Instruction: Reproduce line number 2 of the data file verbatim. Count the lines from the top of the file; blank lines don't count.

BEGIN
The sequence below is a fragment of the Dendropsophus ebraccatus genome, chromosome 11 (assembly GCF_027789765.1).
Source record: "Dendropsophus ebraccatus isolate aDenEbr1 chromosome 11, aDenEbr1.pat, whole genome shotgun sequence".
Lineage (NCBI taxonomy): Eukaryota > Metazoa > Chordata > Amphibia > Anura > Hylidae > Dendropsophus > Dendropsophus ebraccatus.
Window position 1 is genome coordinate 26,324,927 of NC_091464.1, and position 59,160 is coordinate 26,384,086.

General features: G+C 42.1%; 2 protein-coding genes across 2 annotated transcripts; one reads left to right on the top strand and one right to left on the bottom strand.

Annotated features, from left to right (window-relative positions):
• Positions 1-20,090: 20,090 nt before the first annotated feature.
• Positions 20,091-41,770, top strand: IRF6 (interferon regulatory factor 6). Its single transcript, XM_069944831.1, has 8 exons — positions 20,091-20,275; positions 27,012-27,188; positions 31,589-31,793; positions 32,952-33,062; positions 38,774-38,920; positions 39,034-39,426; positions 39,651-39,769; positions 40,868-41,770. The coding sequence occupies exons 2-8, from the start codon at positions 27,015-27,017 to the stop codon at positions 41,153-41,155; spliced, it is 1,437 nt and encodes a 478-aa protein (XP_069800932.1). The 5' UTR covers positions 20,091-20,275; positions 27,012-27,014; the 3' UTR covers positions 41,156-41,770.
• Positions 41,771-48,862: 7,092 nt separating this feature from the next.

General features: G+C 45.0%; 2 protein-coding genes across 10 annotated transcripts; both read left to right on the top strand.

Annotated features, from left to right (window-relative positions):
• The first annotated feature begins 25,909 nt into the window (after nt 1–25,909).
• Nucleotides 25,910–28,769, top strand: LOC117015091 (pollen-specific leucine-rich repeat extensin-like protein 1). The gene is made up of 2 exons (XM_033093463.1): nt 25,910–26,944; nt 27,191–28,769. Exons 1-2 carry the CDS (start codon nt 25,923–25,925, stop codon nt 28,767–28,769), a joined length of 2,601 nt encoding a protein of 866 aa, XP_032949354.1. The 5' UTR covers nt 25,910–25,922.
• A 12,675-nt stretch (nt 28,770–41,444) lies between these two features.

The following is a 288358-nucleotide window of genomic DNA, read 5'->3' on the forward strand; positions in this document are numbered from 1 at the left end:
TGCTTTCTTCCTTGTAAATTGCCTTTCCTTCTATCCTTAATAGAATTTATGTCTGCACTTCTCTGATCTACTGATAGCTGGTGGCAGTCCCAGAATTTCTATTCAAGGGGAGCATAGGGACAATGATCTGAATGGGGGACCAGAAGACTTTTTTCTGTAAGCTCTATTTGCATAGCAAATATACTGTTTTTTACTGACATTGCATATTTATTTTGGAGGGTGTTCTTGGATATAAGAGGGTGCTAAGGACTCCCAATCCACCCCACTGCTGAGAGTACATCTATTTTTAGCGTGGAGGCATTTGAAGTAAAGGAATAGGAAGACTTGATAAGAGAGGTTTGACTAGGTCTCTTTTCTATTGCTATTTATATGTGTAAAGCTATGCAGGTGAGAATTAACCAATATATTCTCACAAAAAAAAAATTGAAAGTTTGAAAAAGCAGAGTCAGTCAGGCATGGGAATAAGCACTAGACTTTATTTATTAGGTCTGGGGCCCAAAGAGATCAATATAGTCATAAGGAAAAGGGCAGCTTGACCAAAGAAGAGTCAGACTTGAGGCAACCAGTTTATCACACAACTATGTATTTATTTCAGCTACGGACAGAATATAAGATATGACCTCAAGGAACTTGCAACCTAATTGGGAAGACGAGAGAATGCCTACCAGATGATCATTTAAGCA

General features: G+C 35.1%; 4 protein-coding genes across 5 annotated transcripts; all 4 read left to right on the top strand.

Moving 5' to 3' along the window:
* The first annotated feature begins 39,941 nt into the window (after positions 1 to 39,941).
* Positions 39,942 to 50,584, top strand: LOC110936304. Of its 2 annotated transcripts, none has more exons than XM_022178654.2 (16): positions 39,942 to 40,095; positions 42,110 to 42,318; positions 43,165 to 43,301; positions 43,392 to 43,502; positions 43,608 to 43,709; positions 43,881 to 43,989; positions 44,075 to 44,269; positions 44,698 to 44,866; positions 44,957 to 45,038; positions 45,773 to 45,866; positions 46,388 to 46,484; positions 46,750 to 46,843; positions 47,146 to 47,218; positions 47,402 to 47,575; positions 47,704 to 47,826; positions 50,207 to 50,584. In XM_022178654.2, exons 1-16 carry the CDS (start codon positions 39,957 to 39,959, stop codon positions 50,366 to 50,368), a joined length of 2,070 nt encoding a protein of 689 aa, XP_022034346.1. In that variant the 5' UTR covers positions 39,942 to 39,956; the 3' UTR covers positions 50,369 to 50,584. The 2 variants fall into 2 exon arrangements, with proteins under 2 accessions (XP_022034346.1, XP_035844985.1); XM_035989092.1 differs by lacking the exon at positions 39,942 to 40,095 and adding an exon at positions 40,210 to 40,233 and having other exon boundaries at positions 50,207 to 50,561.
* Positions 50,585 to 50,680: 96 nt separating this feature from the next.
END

Source record: "Dendropsophus ebraccatus isolate aDenEbr1 chromosome 11, aDenEbr1.pat, whole genome shotgun sequence".